How the New Texas Abortion Ban Will Make Miscarriages Even More Devastating | Opinion

I was shocked when I heard the words no pregnant woman wants to hear: "I'm afraid there is no heartbeat," my OB/GYN said in a toneless voice, while waving the ultrasound over my ten-week pregnant belly.

It was devastating to go to the doctor for a routine checkup—the one after we'd heard the heartbeat—only to discover that our planned pregnancy, the one we were so excited about, was no longer.

But it was also confusing and debilitating, especially because we had a decision to make, and fast: We had to decide how I was going to miscarry. Would I let it occur naturally, waiting interminably to bleed out in what is called "expectant management"? Or would I use "medical management"—take a pill to induce the end? Or would I manage it surgically, having a doctor essentially perform an abortion to remove the remains of my pregnancy?

These were all awful options compared to my Plan A, which was to be pregnant. And it was the hardest thing in the world to do a U-turn from thinking about baby names to planning for a miscarriage I really, really didn't want to be having.

But looking back today, I know I was lucky to have all those options. Because in places like Texas and other states where Roe v. Wade is being challenged, miscarriage treatment may also take a turn for the worse.

It hasn't yet: Surgical treatment of a miscarriage—the procedure used in an abortion on a non-viable fetus—is still legal in anti-abortion states like Texas. Still, many worry that this will affect patients undergoing fertility treatment.

Abortion services for women outside Texas
Texas' most restrictive abortion law drives women to seek health care services out of state. A sign supporting women seeking abortions rests beside the clinic's side door, where all visitors must pass through a security vestibule before being allowed in, Saturday, Oct. 9, 2021, at Hope Medical Group for Women in Shreveport, La. Rebecca Blackwell/AP Photo

"We're nervous," says Dr. Lowell Ku, the head of Dallas IVF. Because the new Texas law is confusing when it comes to surgical treatments for miscarriage. "I think for a doctor who hasn't read the bill, it will be confusing," Dr. Ku told me. "Can you do any [procedure] or any sort of life-saving measure when there's a fetal heart rate? What about when the mother's life is in danger?"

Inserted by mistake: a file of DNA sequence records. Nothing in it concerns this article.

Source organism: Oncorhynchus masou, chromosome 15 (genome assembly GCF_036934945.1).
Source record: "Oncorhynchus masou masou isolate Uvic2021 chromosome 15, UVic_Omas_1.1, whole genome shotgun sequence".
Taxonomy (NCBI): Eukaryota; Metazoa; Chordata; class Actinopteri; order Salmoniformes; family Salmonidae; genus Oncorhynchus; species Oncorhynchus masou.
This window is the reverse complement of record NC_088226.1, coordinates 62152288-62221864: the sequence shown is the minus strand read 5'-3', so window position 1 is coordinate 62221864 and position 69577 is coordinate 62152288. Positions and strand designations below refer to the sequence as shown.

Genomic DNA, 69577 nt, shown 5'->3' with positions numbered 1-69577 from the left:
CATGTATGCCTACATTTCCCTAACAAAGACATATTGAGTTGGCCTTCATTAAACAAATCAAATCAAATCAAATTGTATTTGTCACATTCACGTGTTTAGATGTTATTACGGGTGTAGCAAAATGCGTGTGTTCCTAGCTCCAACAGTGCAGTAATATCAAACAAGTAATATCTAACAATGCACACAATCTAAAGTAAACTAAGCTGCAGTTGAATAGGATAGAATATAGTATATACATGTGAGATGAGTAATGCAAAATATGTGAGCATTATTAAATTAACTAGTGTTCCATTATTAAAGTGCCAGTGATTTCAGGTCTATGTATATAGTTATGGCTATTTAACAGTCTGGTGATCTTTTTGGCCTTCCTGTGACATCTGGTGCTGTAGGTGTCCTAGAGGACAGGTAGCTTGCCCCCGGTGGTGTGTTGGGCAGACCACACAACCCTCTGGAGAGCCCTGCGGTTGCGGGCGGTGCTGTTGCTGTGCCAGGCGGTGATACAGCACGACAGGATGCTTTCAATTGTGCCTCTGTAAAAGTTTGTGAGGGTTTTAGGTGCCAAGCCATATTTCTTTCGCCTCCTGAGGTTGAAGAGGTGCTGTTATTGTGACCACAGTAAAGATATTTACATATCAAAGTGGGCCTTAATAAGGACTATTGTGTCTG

The bill does say that a surgical procedure is permitted when the mother's life is in danger, as in the case of an ectopic pregnancy outside the uterus. But Ku is nervous that doctors may not know that. Moreover, at his fertility practice, he's worried about outsiders looking in.

That's because Texas' law, now under appeal, relies on private citizens to enforce the law by suing providers and others who help Texans access abortions. Sec. 171.208. of the bill, entitled, "Civil Liability for Violation or Aiding or Abetting Violation," states that "Any person, other an officer or employee of a state or local governmental entity in this state, may bring a civil action against any person who: performs or induces an abortion... or knowingly engages in conduct aids or abets employee," including insurance providers.

"Even if I'm following the law, it's a worrisome as a practitioner," Dr. Ku said. "It makes me nervous that I am practicing medicine looking not at the patient, but over my shoulder." Medicine, he said, "should be a decision between patient and doctor."

These aren't abstract concerns: If/When/How: Lawyering for Reproductive Justice, a group that helps people who face criminal charges related to abortion, says that since 2000, there have been at least 21 arrests of people "accused of a crime for ending a pregnancy or helping a loved one do so." And women who had miscarriages and stillborns have been criminally prosecuted under other laws.

Another new anti-abortion law in Texas says that doctors can only give abortion medication to patients at seven weeks, rather than 10 weeks. The medicine, mifepristone and misoprostol, also cannot be mailed anymore. That means patients may not be able to choose "medical management" of their miscarriage, and certainly won't be able to get the pill at home.

The new restrictions can also affect the IVF industry. For example, in the U.S., there are 300,000 IVF cycles done per year. At 10 or 12 weeks of pregnancy, many IVF patients undergo Non-Invasive Prenatal Testing (NIPT) to find out if their fetus may be at risk for disorders such as Down syndrome, Edwards syndrome, and Patau syndrome, as well as conditions caused by missing or extra X and Y chromosomes, some of which are fatal or can cause a baby to die within months.

Under the new Texas law, none of these women will be allowed to terminate due to the presence of a fetal heartbeat.

I never had to make any of these decisions. In my fertility journey I had four miscarriages: One bled out naturally, the others were treated surgically. They were all painful and heartbreaking, especially deciding how to proceed.

But I am certainly glad these options were available to me.

In the near future, they may not be.

Amy Klein is the author of The Trying Game: Get Through Fertility Treatment and Get Pregnant Without Losing Your Mind.

The views in this article are the writer's own.